Catch up: Hugh Nankivell, BSO Associate

In the last couple of weeks I have led three BSO Associate projects with three very different groups of people.  I was working in Bridport on a multi-national youth project called The Complete Freedom of Truth (TCFT) and spent the whole of one day with a group of motivated musical teenagers (‘Remix’) and their carers. I began the Torbay Family Orchestra (and we renamed ourselves the UFO – Unidentified Family Orchestra) at Torre Abbey and I also started a band at a local school in Torquay – open to all year 9’s – and 22 turned up and we had an hour making new music together.

For all of these settings the main aim was to make new music together. I did not arrive with a set of repertoire pieces that we would play (which is the usual starting point for most orchestras), or even a set of fixed warm-up games and exercises. Instead I arrive with a list of potential starting points, a head full of games and exercises that I have used before and could use again, a history of experience in working in this way and a willingness to ‘play’ music and to see where this leads. I arrive without any preconceived notion of where we might end up at the end of the sessions. (As an example – at the UFO session I arrived with a sheet with twelve potential starting points on it – some discussions, others games, others musical structures – and we used only three of them in the three hours, and one of those ideas took us on a journey for 90 minutes and another was a two minute discussion!)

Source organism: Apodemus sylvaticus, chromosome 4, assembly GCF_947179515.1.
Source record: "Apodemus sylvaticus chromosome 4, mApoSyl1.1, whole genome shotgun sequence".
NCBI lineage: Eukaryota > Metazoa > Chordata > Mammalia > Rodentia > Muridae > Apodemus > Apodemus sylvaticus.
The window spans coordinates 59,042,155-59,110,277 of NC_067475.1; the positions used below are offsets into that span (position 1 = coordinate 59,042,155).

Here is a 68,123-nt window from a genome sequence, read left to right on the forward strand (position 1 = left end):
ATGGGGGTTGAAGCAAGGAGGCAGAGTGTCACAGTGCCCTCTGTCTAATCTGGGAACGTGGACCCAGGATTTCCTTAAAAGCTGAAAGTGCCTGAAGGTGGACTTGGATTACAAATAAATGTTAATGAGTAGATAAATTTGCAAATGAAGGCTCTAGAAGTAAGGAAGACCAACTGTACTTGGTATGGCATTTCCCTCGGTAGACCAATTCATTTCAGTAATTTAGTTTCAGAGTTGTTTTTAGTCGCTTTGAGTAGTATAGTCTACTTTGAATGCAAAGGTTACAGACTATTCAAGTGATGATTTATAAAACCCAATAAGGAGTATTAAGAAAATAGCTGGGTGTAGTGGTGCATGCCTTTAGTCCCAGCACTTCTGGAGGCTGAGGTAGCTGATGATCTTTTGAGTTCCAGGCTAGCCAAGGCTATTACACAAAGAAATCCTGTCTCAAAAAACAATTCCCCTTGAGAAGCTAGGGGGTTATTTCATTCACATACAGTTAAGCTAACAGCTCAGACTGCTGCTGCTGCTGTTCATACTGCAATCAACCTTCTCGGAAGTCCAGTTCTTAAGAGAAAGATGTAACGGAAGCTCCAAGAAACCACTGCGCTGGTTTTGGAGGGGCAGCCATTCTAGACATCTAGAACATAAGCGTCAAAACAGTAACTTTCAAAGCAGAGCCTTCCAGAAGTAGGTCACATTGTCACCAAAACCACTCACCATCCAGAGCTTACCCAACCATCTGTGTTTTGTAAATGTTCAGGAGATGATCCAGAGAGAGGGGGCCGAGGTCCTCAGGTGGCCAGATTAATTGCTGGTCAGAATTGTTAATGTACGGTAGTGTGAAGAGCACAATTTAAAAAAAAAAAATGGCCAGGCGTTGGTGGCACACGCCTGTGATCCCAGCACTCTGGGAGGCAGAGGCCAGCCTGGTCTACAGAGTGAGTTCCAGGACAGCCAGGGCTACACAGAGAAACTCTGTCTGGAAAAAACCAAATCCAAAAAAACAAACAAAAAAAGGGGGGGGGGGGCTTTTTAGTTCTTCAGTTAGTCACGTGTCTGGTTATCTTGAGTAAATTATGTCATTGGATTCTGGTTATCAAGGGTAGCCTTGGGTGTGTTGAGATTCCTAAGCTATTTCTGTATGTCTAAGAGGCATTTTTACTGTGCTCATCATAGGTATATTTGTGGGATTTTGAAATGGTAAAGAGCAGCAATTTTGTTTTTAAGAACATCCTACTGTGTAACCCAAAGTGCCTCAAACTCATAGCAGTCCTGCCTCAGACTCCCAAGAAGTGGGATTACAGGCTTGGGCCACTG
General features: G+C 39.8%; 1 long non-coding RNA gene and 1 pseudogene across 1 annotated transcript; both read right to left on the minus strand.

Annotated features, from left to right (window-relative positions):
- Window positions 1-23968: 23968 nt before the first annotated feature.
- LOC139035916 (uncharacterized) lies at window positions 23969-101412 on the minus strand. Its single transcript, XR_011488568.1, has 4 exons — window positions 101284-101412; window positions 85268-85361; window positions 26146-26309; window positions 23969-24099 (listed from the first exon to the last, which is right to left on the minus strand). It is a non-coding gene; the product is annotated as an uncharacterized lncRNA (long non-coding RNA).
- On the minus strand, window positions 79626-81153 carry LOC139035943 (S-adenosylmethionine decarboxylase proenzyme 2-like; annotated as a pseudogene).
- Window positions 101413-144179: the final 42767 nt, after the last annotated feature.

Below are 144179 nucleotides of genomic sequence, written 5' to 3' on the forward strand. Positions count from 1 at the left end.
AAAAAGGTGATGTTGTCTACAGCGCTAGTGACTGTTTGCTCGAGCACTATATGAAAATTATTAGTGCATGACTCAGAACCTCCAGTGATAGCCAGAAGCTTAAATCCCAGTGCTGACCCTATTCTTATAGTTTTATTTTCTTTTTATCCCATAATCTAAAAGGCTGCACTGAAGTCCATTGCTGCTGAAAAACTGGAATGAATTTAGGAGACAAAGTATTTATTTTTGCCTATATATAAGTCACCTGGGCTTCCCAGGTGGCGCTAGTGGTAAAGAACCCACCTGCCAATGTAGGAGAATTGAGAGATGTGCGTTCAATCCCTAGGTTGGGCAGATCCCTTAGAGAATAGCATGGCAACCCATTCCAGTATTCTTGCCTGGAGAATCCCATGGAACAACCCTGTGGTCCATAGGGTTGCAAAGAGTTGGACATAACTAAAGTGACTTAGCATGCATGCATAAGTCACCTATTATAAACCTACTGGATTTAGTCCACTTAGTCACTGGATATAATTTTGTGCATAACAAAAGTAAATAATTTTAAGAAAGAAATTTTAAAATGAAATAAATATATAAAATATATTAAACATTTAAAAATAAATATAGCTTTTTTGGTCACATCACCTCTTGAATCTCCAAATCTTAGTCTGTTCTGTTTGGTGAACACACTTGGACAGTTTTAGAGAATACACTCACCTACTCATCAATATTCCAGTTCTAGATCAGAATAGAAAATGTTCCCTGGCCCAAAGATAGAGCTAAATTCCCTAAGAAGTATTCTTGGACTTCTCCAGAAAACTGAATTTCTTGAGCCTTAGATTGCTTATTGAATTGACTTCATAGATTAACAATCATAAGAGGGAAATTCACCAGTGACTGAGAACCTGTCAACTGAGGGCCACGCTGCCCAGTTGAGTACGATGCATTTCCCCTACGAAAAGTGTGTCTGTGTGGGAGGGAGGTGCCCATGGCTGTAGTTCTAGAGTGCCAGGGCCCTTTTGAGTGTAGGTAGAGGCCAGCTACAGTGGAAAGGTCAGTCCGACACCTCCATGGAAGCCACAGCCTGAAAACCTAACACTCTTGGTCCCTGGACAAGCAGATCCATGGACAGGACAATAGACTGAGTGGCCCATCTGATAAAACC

This approach does have a structure, which I increasngly use and is tri-partite.

1) Provocation
2) Exploration
3) Sharing

It begins with a provocation. What might this provocation be? A question, a rhythm, an idea, an instrument, a way of playing, a title? We then explore ideas that emerge from this provocation in many different ways through playing and experimenting, listening and laughing. I might be constantly required to guide these explorations, or the groups might prefer to go off researching and burrowing without me. Finally we share the work that has emerged, and we celebrate ourselves for having made it.

In each setting we made music very quickly and successfully and this surprised all of the groups. It motivated them to want to continue and return and develop their ideas, skills and musical playing. It seems to me that this workshop approach to making music, whereby the leader arrives with a starting point and an open mind and follows what emerges, must be the way forward. The journey I have begun with each of these groups is similar and the BSO Associate model allows me this space and opportunity and for this I am very grateful and excited to see where it goes.


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